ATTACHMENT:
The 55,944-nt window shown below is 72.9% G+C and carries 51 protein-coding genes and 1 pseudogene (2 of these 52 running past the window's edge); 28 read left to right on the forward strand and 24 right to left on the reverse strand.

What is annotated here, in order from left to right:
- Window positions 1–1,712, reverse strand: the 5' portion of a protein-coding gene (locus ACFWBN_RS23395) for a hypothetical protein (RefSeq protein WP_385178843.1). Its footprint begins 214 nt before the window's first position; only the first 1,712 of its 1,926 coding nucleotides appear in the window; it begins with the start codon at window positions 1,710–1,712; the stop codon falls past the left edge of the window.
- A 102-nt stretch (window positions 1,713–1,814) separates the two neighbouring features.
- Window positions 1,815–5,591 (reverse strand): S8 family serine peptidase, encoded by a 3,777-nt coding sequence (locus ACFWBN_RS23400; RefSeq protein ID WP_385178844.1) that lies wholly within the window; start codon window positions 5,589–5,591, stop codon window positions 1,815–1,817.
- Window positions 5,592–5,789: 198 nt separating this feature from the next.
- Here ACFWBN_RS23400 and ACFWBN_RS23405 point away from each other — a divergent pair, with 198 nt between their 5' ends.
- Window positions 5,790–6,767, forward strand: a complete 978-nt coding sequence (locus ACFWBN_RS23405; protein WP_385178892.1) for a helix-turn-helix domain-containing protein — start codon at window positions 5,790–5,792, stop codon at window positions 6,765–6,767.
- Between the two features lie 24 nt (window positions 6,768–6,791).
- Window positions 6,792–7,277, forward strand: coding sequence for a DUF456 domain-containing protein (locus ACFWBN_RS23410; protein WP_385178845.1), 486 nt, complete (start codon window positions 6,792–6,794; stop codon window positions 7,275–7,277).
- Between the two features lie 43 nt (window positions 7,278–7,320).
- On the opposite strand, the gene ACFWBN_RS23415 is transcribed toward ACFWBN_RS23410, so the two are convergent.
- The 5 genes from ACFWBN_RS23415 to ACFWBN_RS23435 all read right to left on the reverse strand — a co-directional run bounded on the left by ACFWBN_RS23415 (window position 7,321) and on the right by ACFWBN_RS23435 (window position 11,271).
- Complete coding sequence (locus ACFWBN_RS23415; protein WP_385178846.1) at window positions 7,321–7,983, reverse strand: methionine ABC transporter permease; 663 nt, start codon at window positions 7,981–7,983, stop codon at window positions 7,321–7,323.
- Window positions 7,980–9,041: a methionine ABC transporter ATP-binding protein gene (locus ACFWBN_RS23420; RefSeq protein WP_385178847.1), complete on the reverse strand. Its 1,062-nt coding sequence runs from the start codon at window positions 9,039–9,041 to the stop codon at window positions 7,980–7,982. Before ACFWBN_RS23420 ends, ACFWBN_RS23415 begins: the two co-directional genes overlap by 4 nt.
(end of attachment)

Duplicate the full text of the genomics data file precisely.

The 55,944-nt window shown below is 72.9% G+C and carries 51 protein-coding genes and 1 pseudogene (2 of these 52 running past the window's edge); 28 read left to right on the forward strand and 24 right to left on the reverse strand.

What is annotated here, in order from left to right:
- Window positions 1–1,712, reverse strand: the 5' portion of a protein-coding gene (locus ACFWBN_RS23395) for a hypothetical protein (RefSeq protein WP_385178843.1). Its footprint begins 214 nt before the window's first position; only the first 1,712 of its 1,926 coding nucleotides appear in the window; it begins with the start codon at window positions 1,710–1,712; the stop codon falls past the left edge of the window.
- A 102-nt stretch (window positions 1,713–1,814) separates the two neighbouring features.
- Window positions 1,815–5,591 (reverse strand): S8 family serine peptidase, encoded by a 3,777-nt coding sequence (locus ACFWBN_RS23400; RefSeq protein ID WP_385178844.1) that lies wholly within the window; start codon window positions 5,589–5,591, stop codon window positions 1,815–1,817.
- Window positions 5,592–5,789: 198 nt separating this feature from the next.
- Here ACFWBN_RS23400 and ACFWBN_RS23405 point away from each other — a divergent pair, with 198 nt between their 5' ends.
- Window positions 5,790–6,767, forward strand: a complete 978-nt coding sequence (locus ACFWBN_RS23405; protein WP_385178892.1) for a helix-turn-helix domain-containing protein — start codon at window positions 5,790–5,792, stop codon at window positions 6,765–6,767.
- Between the two features lie 24 nt (window positions 6,768–6,791).
- Window positions 6,792–7,277, forward strand: coding sequence for a DUF456 domain-containing protein (locus ACFWBN_RS23410; protein WP_385178845.1), 486 nt, complete (start codon window positions 6,792–6,794; stop codon window positions 7,275–7,277).
- Between the two features lie 43 nt (window positions 7,278–7,320).
- On the opposite strand, the gene ACFWBN_RS23415 is transcribed toward ACFWBN_RS23410, so the two are convergent.
- The 5 genes from ACFWBN_RS23415 to ACFWBN_RS23435 all read right to left on the reverse strand — a co-directional run bounded on the left by ACFWBN_RS23415 (window position 7,321) and on the right by ACFWBN_RS23435 (window position 11,271).
- Complete coding sequence (locus ACFWBN_RS23415; protein WP_385178846.1) at window positions 7,321–7,983, reverse strand: methionine ABC transporter permease; 663 nt, start codon at window positions 7,981–7,983, stop codon at window positions 7,321–7,323.
- Window positions 7,980–9,041: a methionine ABC transporter ATP-binding protein gene (locus ACFWBN_RS23420; RefSeq protein WP_385178847.1), complete on the reverse strand. Its 1,062-nt coding sequence runs from the start codon at window positions 9,039–9,041 to the stop codon at window positions 7,980–7,982. Before ACFWBN_RS23420 ends, ACFWBN_RS23415 begins: the two co-directional genes overlap by 4 nt.